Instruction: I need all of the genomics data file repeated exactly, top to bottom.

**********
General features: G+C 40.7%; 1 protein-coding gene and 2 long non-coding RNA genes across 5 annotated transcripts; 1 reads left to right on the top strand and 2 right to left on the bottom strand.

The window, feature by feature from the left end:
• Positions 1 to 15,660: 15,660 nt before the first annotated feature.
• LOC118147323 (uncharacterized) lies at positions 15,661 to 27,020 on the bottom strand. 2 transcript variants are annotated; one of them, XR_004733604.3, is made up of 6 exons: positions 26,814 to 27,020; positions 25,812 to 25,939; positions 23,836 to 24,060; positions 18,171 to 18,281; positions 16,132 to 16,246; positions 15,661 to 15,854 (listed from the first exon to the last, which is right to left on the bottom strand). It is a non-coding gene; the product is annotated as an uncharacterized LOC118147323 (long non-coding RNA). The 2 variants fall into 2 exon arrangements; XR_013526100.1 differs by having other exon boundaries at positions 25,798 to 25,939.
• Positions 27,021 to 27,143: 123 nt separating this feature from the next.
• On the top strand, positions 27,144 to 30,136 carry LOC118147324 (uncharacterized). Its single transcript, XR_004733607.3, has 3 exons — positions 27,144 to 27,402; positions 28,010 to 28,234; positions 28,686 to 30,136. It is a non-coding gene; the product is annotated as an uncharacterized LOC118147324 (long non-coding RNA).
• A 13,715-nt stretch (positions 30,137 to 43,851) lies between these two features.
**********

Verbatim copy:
General features: G+C 40.7%; 1 protein-coding gene and 2 long non-coding RNA genes across 5 annotated transcripts; 1 reads left to right on the top strand and 2 right to left on the bottom strand.

The window, feature by feature from the left end:
• Positions 1 to 15,660: 15,660 nt before the first annotated feature.
• LOC118147323 (uncharacterized) lies at positions 15,661 to 27,020 on the bottom strand. 2 transcript variants are annotated; one of them, XR_004733604.3, is made up of 6 exons: positions 26,814 to 27,020; positions 25,812 to 25,939; positions 23,836 to 24,060; positions 18,171 to 18,281; positions 16,132 to 16,246; positions 15,661 to 15,854 (listed from the first exon to the last, which is right to left on the bottom strand). It is a non-coding gene; the product is annotated as an uncharacterized LOC118147323 (long non-coding RNA). The 2 variants fall into 2 exon arrangements; XR_013526100.1 differs by having other exon boundaries at positions 25,798 to 25,939.
• Positions 27,021 to 27,143: 123 nt separating this feature from the next.
• On the top strand, positions 27,144 to 30,136 carry LOC118147324 (uncharacterized). Its single transcript, XR_004733607.3, has 3 exons — positions 27,144 to 27,402; positions 28,010 to 28,234; positions 28,686 to 30,136. It is a non-coding gene; the product is annotated as an uncharacterized LOC118147324 (long non-coding RNA).
• A 13,715-nt stretch (positions 30,137 to 43,851) lies between these two features.